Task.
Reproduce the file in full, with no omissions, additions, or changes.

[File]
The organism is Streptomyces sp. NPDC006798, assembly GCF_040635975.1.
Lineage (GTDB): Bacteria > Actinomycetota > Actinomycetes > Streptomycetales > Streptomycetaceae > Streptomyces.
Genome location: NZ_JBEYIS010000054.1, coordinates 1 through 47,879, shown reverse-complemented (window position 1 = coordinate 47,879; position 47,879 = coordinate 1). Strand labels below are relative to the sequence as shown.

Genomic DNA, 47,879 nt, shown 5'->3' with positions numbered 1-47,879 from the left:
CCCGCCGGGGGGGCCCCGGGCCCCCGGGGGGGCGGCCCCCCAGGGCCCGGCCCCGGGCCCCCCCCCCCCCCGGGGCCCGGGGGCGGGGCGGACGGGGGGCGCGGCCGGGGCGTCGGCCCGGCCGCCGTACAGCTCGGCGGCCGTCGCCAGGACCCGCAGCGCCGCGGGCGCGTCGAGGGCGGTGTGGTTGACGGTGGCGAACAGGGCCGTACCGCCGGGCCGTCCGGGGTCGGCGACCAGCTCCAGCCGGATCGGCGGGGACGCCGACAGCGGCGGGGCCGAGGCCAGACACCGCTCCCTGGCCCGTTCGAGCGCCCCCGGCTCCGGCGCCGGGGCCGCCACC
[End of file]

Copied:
The organism is Streptomyces sp. NPDC006798, assembly GCF_040635975.1.
Lineage (GTDB): Bacteria > Actinomycetota > Actinomycetes > Streptomycetales > Streptomycetaceae > Streptomyces.
Genome location: NZ_JBEYIS010000054.1, coordinates 1 through 47,879, shown reverse-complemented (window position 1 = coordinate 47,879; position 47,879 = coordinate 1). Strand labels below are relative to the sequence as shown.

Genomic DNA, 47,879 nt, shown 5'->3' with positions numbered 1-47,879 from the left:
CCCGCCGGGGGGGCCCCGGGCCCCCGGGGGGGCGGCCCCCCAGGGCCCGGCCCCGGGCCCCCCCCCCCCCCGGGGCCCGGGGGCGGGGCGGACGGGGGGCGCGGCCGGGGCGTCGGCCCGGCCGCCGTACAGCTCGGCGGCCGTCGCCAGGACCCGCAGCGCCGCGGGCGCGTCGAGGGCGGTGTGGTTGACGGTGGCGAACAGGGCCGTACCGCCGGGCCGTCCGGGGTCGGCGACCAGCTCCAGCCGGATCGGCGGGGACGCCGACAGCGGCGGGGCCGAGGCCAGACACCGCTCCCTGGCCCGTTCGAGCGCCCCCGGCTCCGGCGCCGGGGCCGCCACC